That's my two cents for today...but wait, there's more...

While flipping through an old Horn Book Magazine, I ran across this article by Robin Smith, a second grade teacher. It's one of the best, most concise, most common sense-filled articles on this subject I have ever seen. Check it out and good luck!

Tuesday, March 18, 2008

What's Your Reading Level? What's My Writing Level?

I recall my surprise when I first saw the different reading levels each of my Joe Sherlock books had been assigned. Surprised mostly because I felt they were all about the same reading level. I wrote them, I should know, right?

Some of the Sherlock books were rated at an early third-grade level, while others were deemed to be right for a student with a high fourth-grade and even an early fifth-grade reading level.

Huh? Was I unaware of my difficulty level while writing these books? Did I inadvertantly make some books more complex and difficult than others? Was I having a three-month senior moment during the creation of each of these mysteries? So much so that they could fluctuate almost three grade levels? Was I asleep at the keyboard?

I did some digging.

I learned that books are not assigned a reading level by a reading expert, a panel of teachers, a seasoned librarian or even a children's cognition specialist. I discovered that the books are torn apart and the pages are fed through a scanner. The computer converts the scanned image into text, and the computer uses some kind of complex formula (with some fancy-pants algebra, a half-dozen mysterious algorithms and a handful of isoceles triangles thrown in for good measure) to assign a "grade level appropriateness" rating to each book.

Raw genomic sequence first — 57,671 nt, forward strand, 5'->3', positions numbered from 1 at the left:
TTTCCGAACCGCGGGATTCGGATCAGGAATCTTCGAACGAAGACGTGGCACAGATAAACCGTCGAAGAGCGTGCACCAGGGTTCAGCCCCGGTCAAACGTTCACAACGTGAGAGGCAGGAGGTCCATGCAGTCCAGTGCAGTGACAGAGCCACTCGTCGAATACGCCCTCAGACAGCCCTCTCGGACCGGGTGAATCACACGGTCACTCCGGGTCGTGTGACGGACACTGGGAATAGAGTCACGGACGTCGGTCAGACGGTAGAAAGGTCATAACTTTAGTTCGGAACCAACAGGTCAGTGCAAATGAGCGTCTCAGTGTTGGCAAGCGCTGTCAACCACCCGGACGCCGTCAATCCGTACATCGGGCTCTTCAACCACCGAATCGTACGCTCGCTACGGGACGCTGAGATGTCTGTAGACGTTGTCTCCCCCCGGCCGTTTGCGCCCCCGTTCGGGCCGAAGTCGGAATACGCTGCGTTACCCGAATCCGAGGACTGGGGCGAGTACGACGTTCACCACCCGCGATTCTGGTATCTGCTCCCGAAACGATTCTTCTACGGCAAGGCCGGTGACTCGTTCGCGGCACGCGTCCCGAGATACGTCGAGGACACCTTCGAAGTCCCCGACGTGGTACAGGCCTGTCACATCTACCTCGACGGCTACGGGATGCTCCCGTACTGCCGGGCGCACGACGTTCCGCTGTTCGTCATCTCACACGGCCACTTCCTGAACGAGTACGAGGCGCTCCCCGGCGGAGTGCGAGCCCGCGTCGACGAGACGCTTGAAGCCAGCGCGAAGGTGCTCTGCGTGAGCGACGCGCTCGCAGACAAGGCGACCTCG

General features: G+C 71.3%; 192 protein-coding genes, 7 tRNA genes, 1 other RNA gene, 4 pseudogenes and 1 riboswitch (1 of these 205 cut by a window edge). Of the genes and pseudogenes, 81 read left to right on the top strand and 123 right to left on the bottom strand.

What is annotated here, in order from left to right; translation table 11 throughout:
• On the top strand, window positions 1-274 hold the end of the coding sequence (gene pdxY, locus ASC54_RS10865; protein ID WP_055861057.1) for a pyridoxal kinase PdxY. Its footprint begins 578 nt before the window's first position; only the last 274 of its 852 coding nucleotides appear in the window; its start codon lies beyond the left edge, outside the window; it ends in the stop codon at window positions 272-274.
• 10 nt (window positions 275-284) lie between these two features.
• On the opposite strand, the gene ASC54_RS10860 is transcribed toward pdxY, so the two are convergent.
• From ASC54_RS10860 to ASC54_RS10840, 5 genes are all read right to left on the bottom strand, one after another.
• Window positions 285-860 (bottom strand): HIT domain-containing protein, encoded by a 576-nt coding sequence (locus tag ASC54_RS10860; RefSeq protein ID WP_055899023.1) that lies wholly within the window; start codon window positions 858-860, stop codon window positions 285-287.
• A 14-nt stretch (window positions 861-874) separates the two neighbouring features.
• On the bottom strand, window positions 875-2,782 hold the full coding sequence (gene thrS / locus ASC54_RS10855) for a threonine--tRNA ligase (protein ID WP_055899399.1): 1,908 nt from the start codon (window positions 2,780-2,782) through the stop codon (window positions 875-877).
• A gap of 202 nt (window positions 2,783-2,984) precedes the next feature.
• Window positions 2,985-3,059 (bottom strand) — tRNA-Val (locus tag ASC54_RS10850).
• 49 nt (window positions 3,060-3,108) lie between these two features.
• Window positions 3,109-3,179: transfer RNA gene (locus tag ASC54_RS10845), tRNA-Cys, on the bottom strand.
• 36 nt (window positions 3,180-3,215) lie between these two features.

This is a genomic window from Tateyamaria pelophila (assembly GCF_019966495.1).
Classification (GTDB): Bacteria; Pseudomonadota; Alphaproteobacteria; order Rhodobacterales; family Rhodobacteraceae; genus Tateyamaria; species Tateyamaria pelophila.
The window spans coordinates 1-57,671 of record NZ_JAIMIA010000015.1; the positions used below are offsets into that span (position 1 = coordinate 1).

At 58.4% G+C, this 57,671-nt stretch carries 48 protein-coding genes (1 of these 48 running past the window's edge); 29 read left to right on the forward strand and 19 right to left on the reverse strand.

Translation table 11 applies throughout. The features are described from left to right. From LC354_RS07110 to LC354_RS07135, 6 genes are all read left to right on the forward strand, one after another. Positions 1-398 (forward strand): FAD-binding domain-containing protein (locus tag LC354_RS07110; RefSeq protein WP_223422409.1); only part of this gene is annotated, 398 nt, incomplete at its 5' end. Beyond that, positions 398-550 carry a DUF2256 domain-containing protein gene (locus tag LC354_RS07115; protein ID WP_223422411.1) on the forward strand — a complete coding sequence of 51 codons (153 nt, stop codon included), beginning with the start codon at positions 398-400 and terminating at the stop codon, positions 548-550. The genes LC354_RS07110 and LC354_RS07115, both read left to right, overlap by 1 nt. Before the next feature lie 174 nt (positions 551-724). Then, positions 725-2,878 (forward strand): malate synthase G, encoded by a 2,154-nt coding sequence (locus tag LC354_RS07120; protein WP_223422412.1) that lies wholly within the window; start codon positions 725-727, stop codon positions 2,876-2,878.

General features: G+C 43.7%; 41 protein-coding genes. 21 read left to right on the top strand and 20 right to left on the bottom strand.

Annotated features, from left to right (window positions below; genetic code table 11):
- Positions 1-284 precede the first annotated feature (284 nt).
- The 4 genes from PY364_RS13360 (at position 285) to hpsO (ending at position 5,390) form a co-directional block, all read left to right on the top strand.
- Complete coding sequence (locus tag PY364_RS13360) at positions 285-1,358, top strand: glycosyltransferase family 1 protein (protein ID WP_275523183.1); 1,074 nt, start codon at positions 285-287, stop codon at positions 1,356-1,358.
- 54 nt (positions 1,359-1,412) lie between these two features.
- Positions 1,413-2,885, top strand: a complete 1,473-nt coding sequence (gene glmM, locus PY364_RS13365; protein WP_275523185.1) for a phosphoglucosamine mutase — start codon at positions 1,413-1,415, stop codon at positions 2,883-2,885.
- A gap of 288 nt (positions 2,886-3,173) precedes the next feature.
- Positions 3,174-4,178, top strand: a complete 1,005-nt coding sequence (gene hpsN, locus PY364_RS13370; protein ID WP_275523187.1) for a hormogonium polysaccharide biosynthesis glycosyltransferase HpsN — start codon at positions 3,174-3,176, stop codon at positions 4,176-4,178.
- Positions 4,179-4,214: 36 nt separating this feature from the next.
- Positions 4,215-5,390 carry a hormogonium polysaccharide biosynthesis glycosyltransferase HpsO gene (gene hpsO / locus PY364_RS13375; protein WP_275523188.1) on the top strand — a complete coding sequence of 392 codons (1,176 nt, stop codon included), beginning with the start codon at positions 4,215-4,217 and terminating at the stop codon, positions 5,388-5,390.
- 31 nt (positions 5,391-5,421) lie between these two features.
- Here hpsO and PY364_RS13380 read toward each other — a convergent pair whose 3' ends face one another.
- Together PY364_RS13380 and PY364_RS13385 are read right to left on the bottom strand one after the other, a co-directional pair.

Well, I felt a little bit better. Besides, what does HAL know about reading books? (Is there a problem, Dave?) I walked away somewhat mollified, but still somewhat puzzled. Until I stumbled upon this interesting article by "The Numbers Guy" (aka Carl Bialik) in The Wall Street Journal about exactly how reading levels are determined.

See, when you peel back the layers, things usually just keep getting uglier . . . so view assigned reading levels and grade levels with a grain of salt.

Thursday, March 13, 2008

Tooting My Own Horn

I've been reading a great book called "Brag! The Art of Tooting Your Own Horn Without Blowing It" by Peggy Klaus. This is exactly the kind of book an author—or just about anybody who needs to communicate with the outside world—should read. It's so hard for many of us to explain in a concise and captivating way what makes us—or what we do—interesting, unique and worth paying attention to.

It seems to me creative types often have an acute difficulty when it comes to talking about themselves and their work. (I've noticed lawyers don't seem to have this problem.)

The sad truth is that even though I've been through this book twice, I'm still going to need to read it a half dozen more times. It's not easy to conceive, polish and deliver a "bragalogue" in a way that's smooth, natural and customized to the audience for maximum impact. I talk in front of groups all the time, but I feel I always have room for improvement.